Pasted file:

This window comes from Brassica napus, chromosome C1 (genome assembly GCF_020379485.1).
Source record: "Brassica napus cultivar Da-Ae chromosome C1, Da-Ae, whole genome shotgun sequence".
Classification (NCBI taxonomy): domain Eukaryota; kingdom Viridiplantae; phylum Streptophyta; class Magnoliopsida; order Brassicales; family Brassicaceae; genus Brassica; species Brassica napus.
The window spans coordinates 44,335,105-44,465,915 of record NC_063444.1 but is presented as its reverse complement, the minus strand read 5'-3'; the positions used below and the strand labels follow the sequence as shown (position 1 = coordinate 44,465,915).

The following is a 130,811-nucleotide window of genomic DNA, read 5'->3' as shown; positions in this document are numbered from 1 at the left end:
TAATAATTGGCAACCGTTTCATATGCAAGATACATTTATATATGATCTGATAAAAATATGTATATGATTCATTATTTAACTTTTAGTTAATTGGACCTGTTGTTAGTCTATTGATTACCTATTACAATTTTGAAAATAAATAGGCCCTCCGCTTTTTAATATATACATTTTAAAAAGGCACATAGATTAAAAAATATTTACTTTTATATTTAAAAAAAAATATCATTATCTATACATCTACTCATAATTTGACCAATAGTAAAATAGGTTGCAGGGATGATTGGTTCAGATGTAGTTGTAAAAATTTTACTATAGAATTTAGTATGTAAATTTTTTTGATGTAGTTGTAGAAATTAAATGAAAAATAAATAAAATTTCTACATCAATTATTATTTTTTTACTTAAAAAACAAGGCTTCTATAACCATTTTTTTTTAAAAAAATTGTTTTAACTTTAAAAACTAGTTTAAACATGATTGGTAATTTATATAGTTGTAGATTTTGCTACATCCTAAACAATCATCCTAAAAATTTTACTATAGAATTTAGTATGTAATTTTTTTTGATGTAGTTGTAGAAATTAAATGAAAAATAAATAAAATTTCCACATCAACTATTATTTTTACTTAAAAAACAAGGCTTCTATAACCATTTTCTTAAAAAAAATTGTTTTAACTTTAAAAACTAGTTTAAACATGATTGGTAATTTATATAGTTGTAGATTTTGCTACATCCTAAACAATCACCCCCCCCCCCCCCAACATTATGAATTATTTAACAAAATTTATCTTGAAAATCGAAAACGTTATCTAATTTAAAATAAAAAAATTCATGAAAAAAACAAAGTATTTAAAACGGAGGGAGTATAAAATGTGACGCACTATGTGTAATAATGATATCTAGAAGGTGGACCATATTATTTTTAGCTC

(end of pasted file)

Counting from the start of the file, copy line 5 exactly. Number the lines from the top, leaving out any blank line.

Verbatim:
The following is a 130,811-nucleotide window of genomic DNA, read 5'->3' as shown; positions in this document are numbered from 1 at the left end: